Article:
UCC Damages Q6

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10. Buyer and Seller contract for the purchase and sale of 10,000 yards of carpeting. Buyer takes delivery of the carpeting at his store, but as soon as he inspects the first roll, it is immediately apparent that it is not what he ordered. Buyer calls Seller and rejects the goods. Seller says she will arrange to have this carpeting picked up and the correct carpeting delivered, but that this carpeting picked up and the correct carpeting delivered, but that this will necessarily take a few weeks. Having only limited floorspace, Buyer arranges to have the carpeting taken away and stored by a local warehouse, paying $200 for this service. Seller delivers the correct shipment to Buyer and collects the incorrect shipment from the warehouse. Seller accepts the second shipment as conforming with the contract in quality and amount, even though it has arrived some two weeks after the promised delivery date. Buyer now is to pay for the carpeting. What amount or amounts can he legitimately subtract from the purchase pric

-- Anonymous, November 02, 1998


e under '2-717?

-- Anonymous, November 02, 1998

From 2-717, a straightforward reading would indicate that the Buyer can subtract $200 (for storage of carpet) plus reasonable expenses it might have suffered due to the delay. At least that what the answer seems at face value -- I might be missing some between-the-lines snags that could complicate things, and some such potential technicalities are listed below.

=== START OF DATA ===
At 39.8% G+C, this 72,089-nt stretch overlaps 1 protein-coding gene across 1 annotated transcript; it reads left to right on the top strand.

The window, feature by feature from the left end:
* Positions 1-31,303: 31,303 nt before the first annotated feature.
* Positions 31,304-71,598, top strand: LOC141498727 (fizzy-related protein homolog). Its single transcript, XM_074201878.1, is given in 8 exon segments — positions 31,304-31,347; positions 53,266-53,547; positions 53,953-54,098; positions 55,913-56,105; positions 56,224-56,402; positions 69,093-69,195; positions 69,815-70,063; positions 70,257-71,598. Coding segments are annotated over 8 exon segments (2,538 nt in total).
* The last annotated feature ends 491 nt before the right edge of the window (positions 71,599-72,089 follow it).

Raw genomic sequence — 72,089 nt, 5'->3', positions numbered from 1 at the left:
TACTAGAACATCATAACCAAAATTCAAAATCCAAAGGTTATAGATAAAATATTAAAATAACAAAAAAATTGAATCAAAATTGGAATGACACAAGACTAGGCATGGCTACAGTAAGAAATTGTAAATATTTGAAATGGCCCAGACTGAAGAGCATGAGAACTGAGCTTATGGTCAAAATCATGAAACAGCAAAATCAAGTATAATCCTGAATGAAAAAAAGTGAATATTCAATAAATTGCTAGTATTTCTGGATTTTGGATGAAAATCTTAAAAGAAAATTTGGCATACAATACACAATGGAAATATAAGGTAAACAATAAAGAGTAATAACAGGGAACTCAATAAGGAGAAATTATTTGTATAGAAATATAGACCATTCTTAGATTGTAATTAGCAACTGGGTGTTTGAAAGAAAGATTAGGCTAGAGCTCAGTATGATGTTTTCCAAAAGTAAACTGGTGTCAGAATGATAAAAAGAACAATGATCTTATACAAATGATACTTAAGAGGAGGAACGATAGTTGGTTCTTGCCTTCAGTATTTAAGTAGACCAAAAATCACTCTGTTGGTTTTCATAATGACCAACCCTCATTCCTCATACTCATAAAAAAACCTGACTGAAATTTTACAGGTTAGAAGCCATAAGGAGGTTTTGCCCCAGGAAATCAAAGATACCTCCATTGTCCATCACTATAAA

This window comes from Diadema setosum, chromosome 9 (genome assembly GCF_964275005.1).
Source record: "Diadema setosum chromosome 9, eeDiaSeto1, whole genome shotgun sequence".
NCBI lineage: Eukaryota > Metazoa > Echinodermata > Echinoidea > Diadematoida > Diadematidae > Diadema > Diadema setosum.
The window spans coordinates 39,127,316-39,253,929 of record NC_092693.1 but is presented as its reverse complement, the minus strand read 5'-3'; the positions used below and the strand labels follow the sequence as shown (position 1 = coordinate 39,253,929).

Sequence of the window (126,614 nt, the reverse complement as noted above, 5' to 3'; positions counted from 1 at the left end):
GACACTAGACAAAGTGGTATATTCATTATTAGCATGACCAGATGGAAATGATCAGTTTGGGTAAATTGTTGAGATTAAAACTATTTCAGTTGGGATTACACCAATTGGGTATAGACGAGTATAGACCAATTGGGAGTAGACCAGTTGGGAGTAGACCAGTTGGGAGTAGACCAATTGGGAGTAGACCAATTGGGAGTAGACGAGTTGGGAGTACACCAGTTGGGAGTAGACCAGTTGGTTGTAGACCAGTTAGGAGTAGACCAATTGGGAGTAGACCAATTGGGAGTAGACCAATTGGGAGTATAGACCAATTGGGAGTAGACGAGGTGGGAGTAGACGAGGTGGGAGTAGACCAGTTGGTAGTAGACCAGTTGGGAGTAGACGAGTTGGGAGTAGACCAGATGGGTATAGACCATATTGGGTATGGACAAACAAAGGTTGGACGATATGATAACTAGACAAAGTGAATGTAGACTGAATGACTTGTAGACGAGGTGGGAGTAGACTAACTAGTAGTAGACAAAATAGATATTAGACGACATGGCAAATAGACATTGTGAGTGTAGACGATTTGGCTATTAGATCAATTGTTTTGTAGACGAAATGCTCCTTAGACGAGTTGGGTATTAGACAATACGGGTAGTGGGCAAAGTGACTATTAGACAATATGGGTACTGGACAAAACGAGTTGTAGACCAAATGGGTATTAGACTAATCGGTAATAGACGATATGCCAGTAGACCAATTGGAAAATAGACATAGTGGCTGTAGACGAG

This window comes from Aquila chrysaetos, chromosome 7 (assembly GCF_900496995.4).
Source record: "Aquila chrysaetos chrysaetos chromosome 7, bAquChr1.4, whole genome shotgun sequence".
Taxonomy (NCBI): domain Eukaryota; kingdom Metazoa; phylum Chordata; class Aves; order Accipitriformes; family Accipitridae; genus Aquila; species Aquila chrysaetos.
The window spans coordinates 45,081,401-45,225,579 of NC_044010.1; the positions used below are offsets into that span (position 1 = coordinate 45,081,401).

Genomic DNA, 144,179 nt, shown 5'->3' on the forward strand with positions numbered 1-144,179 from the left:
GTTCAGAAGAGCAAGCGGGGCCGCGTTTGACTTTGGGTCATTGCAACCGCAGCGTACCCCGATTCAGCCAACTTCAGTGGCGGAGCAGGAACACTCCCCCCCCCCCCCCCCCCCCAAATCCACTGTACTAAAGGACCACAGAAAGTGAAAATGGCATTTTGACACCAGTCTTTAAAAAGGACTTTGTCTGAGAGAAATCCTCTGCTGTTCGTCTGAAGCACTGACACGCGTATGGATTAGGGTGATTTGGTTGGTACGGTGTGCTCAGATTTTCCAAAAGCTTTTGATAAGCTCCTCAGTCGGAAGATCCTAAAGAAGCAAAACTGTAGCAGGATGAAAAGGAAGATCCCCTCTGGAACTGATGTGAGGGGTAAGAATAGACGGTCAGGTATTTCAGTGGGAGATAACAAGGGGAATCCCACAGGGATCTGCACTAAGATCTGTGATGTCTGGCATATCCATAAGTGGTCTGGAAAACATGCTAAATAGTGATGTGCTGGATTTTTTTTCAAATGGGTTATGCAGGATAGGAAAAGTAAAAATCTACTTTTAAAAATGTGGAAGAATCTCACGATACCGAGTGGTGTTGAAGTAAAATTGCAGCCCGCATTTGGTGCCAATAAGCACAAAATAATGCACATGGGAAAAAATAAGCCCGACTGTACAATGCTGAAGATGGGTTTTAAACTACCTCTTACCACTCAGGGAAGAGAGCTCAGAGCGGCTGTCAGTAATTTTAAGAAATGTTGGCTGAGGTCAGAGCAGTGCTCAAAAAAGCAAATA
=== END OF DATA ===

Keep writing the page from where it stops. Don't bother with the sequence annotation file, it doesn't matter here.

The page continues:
First, 2-717 says that damages can only be deducted from the price if the breach and price now being assessed are all related to the same contract. Since the question says that "seller accepts the second shipment as conforming with the contract..." I am presuming the seller is treating the entire transaction as one contract, rather than two separate contracts for the two carpet shipments. If, in fact, we are dealing with two contracts, though, the buyer might not be able to subtract anything, but instead will have to sue for damages on the first contract.

Second, 2-717 states that the buyer can only deduct damages if he has given notice of his intent to withold part of the price -- I am presuming here that it is not too late for the buyer to notify the seller of this, however, one might claim that it is too late since (same line quoted as above) the seller accepted this second bolt as essentially fulfilling the contract "even through it arrived... some two weeks after...".

It seems that these two points of contention are nit-pickings, and that the buyer should be able to deduct the $200 plus delay costs. Furthermore, this makes sense against the backdrop that we are trying to put the buyer in the same position he'd be in had the contract been properly executed.

(This seems a bit too straightforward, though -- am I missing anything?)

-- Anonymous, November 09, 1998

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